Israel Moves ahead with Old City Train Station Named after President Trump

February 20, 2020

by: Ilse Strauss

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Passengers boarding the high speed train in Jerusalem bound for Tel Aviv

Thursday, 20 February 2020 | Israel is all aboard for a new train station in the heart of the Old City of Jerusalem. The Transportation Ministry announced on Monday that plans for an extension to the current railway line that will carry passengers directly from Ben Gurion Airport to the Western Wall are going full steam ahead.

The station adjacent to the holiest site in Judaism and the spot where two biblical Temples once stood will be named for the first world leader who stepped up to acknowledge Jerusalem as the eternal, undivided capital of the Jewish people—and ratified that recognition with an embassy move: US President Donald Trump.

Transportation Minister Bezalel Smotrich said the plan, which was initiated by his predecessor, received the necessary nod of approval from the National Planning and Building Council after being held up for more than a year.

The plan entails an addition to the existing Tel Aviv–Jerusalem high-speed line that whisks passengers from one city to the other in just over half an hour, extending the route to the Old City via a 2-mile (3-km) tunnel and two underground stations. Although the exact details of the route have not been announced, the train will make its final stop at the Western Wall.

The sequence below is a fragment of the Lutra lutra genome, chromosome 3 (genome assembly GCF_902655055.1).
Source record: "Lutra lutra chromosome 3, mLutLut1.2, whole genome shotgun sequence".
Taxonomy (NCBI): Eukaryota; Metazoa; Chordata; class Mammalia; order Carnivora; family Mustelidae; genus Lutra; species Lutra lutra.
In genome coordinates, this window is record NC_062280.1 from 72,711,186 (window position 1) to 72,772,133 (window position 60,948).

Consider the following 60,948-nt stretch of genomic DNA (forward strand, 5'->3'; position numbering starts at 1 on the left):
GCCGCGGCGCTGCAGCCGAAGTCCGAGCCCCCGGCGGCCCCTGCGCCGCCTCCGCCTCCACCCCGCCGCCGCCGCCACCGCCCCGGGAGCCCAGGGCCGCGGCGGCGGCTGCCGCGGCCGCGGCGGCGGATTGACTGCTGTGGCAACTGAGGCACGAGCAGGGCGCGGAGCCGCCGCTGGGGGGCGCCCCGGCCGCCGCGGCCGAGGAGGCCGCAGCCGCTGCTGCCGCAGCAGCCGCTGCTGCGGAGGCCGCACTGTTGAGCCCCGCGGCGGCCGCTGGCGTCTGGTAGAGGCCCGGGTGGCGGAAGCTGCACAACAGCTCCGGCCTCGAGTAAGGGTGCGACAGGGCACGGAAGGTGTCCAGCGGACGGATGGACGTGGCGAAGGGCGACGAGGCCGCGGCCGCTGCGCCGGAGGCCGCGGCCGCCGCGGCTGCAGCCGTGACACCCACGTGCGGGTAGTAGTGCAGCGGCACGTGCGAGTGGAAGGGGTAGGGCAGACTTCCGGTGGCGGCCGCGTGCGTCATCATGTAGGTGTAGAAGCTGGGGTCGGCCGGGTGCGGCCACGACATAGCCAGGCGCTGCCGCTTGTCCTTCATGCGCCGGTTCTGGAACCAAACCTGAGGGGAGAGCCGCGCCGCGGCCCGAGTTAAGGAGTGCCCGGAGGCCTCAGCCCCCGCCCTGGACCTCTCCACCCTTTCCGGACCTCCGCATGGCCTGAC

Smotrich lauded the plan as a “historic” development, “very good news for Israeli residents and the millions of tourists” who will now have the option of an uninterrupted trip from touching down in the Jewish state to marveling at the Western Wall.

Not everybody is equally excited about the prospect of the new development. Jordanian Foreign Ministry spokesman Daifallah al-Fayez on Tuesday slammed the plan as a “flagrant violation of international law,” and called on the international community to take a stand against the “illegitimate and illegal Israeli steps,” the BBC reported.

Jordan stringently opposes any Israeli developments in the Old City. Following Israel’s rebirth in 1948, the Hashemite Kingdom attacked the Jewish state and managed to annex Judea and Samaria as well as portions of Jerusalem, particularly the Old City. Israel liberated the Old City and its holy sites—including the spot where the First and Second Temples one stood—during the Six Day War in 1976. The Jewish state did, however, hand administration various holy sites, including the Temple Mount, over to a Waqf (Muslim religious trust) under Jordanian custodianship.

Posted on February 20, 2020

Source: (Bridges for Peace, February 20, 2020)

Photo Credit: Davcza/

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